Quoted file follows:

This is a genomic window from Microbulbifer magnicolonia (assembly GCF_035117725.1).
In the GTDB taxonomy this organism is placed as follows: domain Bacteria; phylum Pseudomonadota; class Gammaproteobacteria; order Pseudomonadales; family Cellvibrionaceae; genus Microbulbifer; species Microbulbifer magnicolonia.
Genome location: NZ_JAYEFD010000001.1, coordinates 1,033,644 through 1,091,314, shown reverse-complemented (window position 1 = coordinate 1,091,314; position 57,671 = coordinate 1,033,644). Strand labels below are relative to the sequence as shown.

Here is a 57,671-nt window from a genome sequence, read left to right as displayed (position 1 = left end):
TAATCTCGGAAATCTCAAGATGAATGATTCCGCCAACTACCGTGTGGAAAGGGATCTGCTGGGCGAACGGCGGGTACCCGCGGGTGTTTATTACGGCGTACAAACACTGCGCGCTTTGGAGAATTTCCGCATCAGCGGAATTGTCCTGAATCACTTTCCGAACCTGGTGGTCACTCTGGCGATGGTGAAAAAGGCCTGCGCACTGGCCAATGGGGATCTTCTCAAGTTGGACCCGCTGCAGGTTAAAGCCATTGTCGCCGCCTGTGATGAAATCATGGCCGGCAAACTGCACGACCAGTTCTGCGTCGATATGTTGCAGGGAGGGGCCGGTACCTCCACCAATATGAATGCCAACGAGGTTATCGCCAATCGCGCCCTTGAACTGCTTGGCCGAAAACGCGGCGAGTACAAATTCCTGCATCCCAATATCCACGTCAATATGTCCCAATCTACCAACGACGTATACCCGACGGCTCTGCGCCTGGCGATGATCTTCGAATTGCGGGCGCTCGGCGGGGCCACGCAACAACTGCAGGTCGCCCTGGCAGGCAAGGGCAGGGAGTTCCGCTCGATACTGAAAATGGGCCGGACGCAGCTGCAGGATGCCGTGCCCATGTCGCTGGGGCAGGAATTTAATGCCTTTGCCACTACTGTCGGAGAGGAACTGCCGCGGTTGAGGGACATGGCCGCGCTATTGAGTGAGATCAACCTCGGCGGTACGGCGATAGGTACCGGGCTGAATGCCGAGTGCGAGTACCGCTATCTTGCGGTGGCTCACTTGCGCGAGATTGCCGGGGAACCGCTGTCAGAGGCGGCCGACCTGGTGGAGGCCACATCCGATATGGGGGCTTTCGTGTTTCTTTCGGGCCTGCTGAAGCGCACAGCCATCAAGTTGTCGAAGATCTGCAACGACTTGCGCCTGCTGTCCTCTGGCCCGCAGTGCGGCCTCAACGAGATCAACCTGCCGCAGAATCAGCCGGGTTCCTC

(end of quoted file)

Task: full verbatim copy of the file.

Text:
This is a genomic window from Microbulbifer magnicolonia (assembly GCF_035117725.1).
In the GTDB taxonomy this organism is placed as follows: domain Bacteria; phylum Pseudomonadota; class Gammaproteobacteria; order Pseudomonadales; family Cellvibrionaceae; genus Microbulbifer; species Microbulbifer magnicolonia.
Genome location: NZ_JAYEFD010000001.1, coordinates 1,033,644 through 1,091,314, shown reverse-complemented (window position 1 = coordinate 1,091,314; position 57,671 = coordinate 1,033,644). Strand labels below are relative to the sequence as shown.

Here is a 57,671-nt window from a genome sequence, read left to right as displayed (position 1 = left end):
TAATCTCGGAAATCTCAAGATGAATGATTCCGCCAACTACCGTGTGGAAAGGGATCTGCTGGGCGAACGGCGGGTACCCGCGGGTGTTTATTACGGCGTACAAACACTGCGCGCTTTGGAGAATTTCCGCATCAGCGGAATTGTCCTGAATCACTTTCCGAACCTGGTGGTCACTCTGGCGATGGTGAAAAAGGCCTGCGCACTGGCCAATGGGGATCTTCTCAAGTTGGACCCGCTGCAGGTTAAAGCCATTGTCGCCGCCTGTGATGAAATCATGGCCGGCAAACTGCACGACCAGTTCTGCGTCGATATGTTGCAGGGAGGGGCCGGTACCTCCACCAATATGAATGCCAACGAGGTTATCGCCAATCGCGCCCTTGAACTGCTTGGCCGAAAACGCGGCGAGTACAAATTCCTGCATCCCAATATCCACGTCAATATGTCCCAATCTACCAACGACGTATACCCGACGGCTCTGCGCCTGGCGATGATCTTCGAATTGCGGGCGCTCGGCGGGGCCACGCAACAACTGCAGGTCGCCCTGGCAGGCAAGGGCAGGGAGTTCCGCTCGATACTGAAAATGGGCCGGACGCAGCTGCAGGATGCCGTGCCCATGTCGCTGGGGCAGGAATTTAATGCCTTTGCCACTACTGTCGGAGAGGAACTGCCGCGGTTGAGGGACATGGCCGCGCTATTGAGTGAGATCAACCTCGGCGGTACGGCGATAGGTACCGGGCTGAATGCCGAGTGCGAGTACCGCTATCTTGCGGTGGCTCACTTGCGCGAGATTGCCGGGGAACCGCTGTCAGAGGCGGCCGACCTGGTGGAGGCCACATCCGATATGGGGGCTTTCGTGTTTCTTTCGGGCCTGCTGAAGCGCACAGCCATCAAGTTGTCGAAGATCTGCAACGACTTGCGCCTGCTGTCCTCTGGCCCGCAGTGCGGCCTCAACGAGATCAACCTGCCGCAGAATCAGCCGGGTTCCTC